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Michael Starsinic
Component ID: #ti1068332334

The American Community Survey (ACS) is a continuous monthly survey that collects the data historically collected by the decennial census long form sample. Full implementation of the ACS began in January 2005, with the sample expanding to a size of approximately three million housing unit addresses, with sample in all counties and county equivalents in the 50 states, the District of Columbia, and Puerto Rico.

A single year’s worth of sample in the ACS is not adequate to publish estimates for all geographic areas for which long form estimates were published in Census 2000. Instead, 1-year estimates are published only for geographic areas with a population of at least 65,000. For smaller areas, several years of ACS sample are pooled together to create "period" estimates. The first estimates based on three years of pooled ACS data were published in 2008 for all areas with a population of at least 20,000 using data from 2005 through 2007. All geographic areas, including Census tracts and block groups, will be published using five years’ worth of pooled ACS data. The five-year data will first be published in 2010 for the years 2005-2009. (U.S. Census Bureau 2009)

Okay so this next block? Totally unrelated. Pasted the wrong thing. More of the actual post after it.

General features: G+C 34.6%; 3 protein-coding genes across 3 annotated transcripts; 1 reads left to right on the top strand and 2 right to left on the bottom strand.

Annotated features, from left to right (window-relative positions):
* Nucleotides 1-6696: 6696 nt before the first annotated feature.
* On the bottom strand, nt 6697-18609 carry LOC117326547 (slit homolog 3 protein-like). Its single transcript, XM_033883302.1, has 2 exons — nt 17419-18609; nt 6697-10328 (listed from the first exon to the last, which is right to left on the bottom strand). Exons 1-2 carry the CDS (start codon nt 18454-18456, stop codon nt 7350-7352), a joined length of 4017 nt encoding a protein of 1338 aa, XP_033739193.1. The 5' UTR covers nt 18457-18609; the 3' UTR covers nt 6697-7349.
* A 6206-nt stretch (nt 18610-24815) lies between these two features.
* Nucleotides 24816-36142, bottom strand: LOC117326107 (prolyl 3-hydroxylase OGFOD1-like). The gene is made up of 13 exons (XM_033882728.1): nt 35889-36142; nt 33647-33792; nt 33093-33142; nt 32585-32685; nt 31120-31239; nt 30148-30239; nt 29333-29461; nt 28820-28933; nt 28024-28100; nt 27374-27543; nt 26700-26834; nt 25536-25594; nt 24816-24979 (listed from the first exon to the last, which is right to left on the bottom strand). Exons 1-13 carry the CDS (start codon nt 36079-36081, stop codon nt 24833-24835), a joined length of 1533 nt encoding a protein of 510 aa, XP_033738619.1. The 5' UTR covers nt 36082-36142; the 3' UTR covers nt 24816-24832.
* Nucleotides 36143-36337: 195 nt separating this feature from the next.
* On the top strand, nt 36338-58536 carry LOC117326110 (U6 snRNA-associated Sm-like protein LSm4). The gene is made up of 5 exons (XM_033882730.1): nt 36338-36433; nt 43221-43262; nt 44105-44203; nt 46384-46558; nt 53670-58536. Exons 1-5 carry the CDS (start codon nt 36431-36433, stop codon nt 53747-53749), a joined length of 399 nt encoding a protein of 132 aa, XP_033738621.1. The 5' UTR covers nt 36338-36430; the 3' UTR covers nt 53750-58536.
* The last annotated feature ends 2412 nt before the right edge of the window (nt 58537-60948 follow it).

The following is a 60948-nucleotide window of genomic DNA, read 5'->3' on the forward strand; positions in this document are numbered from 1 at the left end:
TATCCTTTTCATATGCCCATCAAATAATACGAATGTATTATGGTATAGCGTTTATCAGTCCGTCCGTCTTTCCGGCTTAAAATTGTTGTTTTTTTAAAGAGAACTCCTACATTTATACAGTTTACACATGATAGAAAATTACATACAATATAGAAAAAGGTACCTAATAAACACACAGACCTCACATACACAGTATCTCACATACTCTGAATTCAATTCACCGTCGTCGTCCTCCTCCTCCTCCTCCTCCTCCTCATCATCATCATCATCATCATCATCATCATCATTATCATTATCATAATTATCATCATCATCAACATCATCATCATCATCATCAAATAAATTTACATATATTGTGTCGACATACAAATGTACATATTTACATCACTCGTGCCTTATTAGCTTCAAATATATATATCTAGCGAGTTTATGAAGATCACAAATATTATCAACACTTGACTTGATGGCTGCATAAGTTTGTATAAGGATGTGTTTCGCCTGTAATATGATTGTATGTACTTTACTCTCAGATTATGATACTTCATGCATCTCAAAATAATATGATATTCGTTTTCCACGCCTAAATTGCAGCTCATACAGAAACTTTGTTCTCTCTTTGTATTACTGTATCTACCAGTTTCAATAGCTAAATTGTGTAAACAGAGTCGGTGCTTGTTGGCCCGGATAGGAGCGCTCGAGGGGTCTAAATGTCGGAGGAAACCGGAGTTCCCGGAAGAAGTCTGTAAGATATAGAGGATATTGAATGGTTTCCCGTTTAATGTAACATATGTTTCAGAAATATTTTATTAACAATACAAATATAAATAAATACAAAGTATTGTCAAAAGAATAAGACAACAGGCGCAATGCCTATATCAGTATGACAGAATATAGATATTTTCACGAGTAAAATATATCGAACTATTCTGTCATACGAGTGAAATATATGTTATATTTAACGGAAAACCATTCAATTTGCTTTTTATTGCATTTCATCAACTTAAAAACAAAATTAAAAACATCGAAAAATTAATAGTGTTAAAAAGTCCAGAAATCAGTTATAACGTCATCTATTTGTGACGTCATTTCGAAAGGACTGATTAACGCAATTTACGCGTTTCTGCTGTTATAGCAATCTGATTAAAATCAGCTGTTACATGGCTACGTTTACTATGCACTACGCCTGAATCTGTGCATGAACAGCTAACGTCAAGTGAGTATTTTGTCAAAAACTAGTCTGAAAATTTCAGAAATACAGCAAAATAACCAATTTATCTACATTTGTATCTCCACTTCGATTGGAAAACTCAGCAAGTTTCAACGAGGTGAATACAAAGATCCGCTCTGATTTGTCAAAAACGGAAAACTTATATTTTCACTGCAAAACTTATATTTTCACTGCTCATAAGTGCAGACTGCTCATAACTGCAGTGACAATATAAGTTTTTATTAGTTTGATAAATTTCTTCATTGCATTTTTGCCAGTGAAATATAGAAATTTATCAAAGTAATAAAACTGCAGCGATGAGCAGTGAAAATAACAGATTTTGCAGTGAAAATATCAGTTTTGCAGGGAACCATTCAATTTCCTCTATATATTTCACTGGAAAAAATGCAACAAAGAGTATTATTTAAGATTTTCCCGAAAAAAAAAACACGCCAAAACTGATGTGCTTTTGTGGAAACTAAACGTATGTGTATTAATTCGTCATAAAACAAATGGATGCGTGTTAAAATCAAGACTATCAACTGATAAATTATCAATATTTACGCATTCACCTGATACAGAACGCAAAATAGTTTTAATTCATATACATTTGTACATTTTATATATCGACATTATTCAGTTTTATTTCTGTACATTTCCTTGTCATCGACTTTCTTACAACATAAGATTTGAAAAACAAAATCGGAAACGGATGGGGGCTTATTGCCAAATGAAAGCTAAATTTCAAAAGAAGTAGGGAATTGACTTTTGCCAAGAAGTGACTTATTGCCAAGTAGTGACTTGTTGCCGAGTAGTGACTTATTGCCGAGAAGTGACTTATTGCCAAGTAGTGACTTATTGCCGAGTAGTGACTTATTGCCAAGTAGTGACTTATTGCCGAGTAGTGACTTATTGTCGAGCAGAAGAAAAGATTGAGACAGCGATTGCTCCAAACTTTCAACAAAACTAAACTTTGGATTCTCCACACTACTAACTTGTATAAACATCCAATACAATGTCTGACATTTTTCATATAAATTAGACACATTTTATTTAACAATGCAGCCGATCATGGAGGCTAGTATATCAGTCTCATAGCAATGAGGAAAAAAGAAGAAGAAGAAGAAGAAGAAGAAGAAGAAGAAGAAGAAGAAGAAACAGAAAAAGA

The ACS follows in the footsteps of the long form in publishing a very large array of data products accessible through the Census Bureau’s American FactFinder (AFF) website. The ACS creates several thousand data products, some containing hundreds of individual estimates, for thousands of different geographic areas - over 6,000 areas for 1-year data and over 13,000 for 3-year data. That adds up to hundreds of millions of estimates released each year. The ACS realizes that not all the estimates that are produced are of high quality - many may be based on a handful of sampled observations, and others are zero, with no sample cases in that geographic area having those characteristics.

One way the ACS has chosen to address this problem of low-reliability data is by instituting a process of "data quality filtering" for 1-year and 3-year data products, which identifies products with the highest concentrations of low-reliability estimates and prevents their publication on AFF. This paper documents research that attempts to answer two questions about the ACS’s filtering procedures:

  • How does the current data quality filtering methodology affect the reliability of the data that the ACS publishes, for both 1-year and 3-year data products?
  • How do several alternate filtering methods affect the reliability of estimates that would be published under those rules?

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